ADHD, Autism Boosts Gender Identity Confusion in Children
Kids with autism spectrum disorders or attention deficit hyperactivity disorder are seven to eight times more likely to wish to be the other gender compared with their peers with no neurodevelopmental disorder.
Researchers said that this finding of gender variance held true when children with autism and ADHD were compared to those of other medical neurodevelopmental disorders like as epilepsy or neurofibromatosis.
Investigators said the latest study is the first to compare the rate of gender identity issues in children with specific neurodevelopmental disorders against typically developing children.
The latest study involved children between the ages of six and 18. Researchers said the participants were normal or had autism, ADHD, epilepsy, and neurofibromatosis. The study revealed that gender variance was about eight times more likely in participants with ASD, and approximately seven times more likely in participants with ADHD. However, there were no differences between children with epilepsy or neurofibromatosis, and the control group.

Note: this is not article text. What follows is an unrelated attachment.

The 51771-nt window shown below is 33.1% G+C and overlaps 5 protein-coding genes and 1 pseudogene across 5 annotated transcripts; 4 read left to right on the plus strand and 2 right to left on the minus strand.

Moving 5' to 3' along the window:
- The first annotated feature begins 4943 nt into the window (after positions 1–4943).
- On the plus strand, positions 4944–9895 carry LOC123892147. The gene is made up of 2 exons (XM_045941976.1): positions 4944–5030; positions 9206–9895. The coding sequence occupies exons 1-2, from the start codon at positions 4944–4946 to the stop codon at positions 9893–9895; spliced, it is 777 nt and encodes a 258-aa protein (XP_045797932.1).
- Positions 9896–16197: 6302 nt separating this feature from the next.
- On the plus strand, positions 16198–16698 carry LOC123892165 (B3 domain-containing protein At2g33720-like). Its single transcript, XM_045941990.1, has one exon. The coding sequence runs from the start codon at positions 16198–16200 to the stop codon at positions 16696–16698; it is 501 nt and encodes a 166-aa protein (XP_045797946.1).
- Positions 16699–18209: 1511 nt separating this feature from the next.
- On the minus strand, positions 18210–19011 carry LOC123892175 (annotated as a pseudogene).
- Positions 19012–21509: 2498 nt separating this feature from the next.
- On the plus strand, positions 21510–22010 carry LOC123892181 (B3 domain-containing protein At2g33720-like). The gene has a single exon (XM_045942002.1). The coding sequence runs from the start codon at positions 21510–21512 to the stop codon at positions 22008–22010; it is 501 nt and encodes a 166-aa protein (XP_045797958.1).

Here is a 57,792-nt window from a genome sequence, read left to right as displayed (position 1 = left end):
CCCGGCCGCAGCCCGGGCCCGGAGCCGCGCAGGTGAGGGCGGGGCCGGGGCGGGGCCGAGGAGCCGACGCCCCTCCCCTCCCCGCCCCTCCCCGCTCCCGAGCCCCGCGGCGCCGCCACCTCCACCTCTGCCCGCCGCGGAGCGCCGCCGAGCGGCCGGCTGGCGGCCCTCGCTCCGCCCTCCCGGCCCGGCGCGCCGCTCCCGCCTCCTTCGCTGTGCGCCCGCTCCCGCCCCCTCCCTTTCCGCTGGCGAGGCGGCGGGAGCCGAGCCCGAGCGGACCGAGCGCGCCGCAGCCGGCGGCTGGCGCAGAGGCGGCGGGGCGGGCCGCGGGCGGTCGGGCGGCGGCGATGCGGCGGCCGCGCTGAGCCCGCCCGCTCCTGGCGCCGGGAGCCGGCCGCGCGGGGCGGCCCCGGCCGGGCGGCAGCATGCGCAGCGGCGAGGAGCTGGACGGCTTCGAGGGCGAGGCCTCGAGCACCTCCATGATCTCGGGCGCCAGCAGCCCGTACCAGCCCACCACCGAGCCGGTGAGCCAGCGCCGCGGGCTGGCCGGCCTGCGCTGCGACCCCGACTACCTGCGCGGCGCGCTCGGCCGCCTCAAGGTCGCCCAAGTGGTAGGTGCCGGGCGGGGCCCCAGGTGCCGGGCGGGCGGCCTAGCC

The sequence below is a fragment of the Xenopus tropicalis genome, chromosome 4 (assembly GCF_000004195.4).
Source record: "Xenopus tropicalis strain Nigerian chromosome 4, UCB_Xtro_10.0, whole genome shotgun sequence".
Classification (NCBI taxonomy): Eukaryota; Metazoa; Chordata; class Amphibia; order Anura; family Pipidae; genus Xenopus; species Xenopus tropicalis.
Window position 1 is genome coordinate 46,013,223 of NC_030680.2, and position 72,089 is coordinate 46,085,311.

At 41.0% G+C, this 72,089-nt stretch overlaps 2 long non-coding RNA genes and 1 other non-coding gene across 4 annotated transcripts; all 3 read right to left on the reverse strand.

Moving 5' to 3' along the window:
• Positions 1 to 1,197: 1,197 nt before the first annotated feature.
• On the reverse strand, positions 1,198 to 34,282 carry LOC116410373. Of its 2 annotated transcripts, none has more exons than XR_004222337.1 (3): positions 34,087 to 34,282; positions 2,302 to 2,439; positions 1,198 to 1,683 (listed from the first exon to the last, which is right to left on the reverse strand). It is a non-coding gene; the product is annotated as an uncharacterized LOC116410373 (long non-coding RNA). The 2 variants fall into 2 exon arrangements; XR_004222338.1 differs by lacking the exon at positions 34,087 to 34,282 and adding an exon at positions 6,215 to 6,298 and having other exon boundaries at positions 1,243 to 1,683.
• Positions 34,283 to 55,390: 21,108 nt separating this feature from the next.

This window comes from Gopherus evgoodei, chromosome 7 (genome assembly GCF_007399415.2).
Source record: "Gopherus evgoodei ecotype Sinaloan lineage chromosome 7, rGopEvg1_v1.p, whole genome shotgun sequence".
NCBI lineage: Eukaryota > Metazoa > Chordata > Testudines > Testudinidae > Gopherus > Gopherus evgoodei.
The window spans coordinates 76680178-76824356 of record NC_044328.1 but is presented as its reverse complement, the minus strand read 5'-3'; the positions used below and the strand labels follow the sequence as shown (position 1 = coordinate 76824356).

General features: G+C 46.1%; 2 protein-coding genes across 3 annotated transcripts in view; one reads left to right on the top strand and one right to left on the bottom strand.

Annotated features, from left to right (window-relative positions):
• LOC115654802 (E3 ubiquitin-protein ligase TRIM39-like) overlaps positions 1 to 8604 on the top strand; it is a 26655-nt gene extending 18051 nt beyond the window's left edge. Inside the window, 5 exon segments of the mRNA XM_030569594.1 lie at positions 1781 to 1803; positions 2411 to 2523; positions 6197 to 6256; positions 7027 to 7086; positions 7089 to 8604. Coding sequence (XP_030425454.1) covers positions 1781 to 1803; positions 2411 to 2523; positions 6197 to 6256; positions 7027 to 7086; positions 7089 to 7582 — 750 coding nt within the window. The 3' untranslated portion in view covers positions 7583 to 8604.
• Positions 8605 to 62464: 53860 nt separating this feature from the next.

"From previous studies and clinical reports, we knew that children who presented with gender identity issues were more likely to have autism than would be expected just by chance, but we'd never looked at how common gender variance was in different developmental groups," John F. Strang, PsyD, a pediatric neuropsychologist at Children's National Health System, said in a news release. "What we saw was an over-representation of gender variance in kids with autism or ADHD. The next step for us is to understand what that might mean."
Researchers suspect that ADHD or ASD heighten risk gender variance because of their primary symptoms. They explain that kids with ADHD it may find it more difficult to hide their gender variant impulses. Whereas those with autism are more likely to express their underlying gender variance as they have less awareness of social expectations.
The findings also revealed that kid with neurodevelopmental disorders and gender variance showed higher rates of anxiety and depressive symptoms compared to those with no reported gender variance.
"In our autism clinic we now ask questions regarding gender identity because we know it's not such an uncommon issue. We don't overemphasize it because it is a relatively small percentage of children overall, but we do want to make sure we're asking about it and providing children and families support when they need it," concluded Strang.
The study was published in the Archives of Sexual Behavior.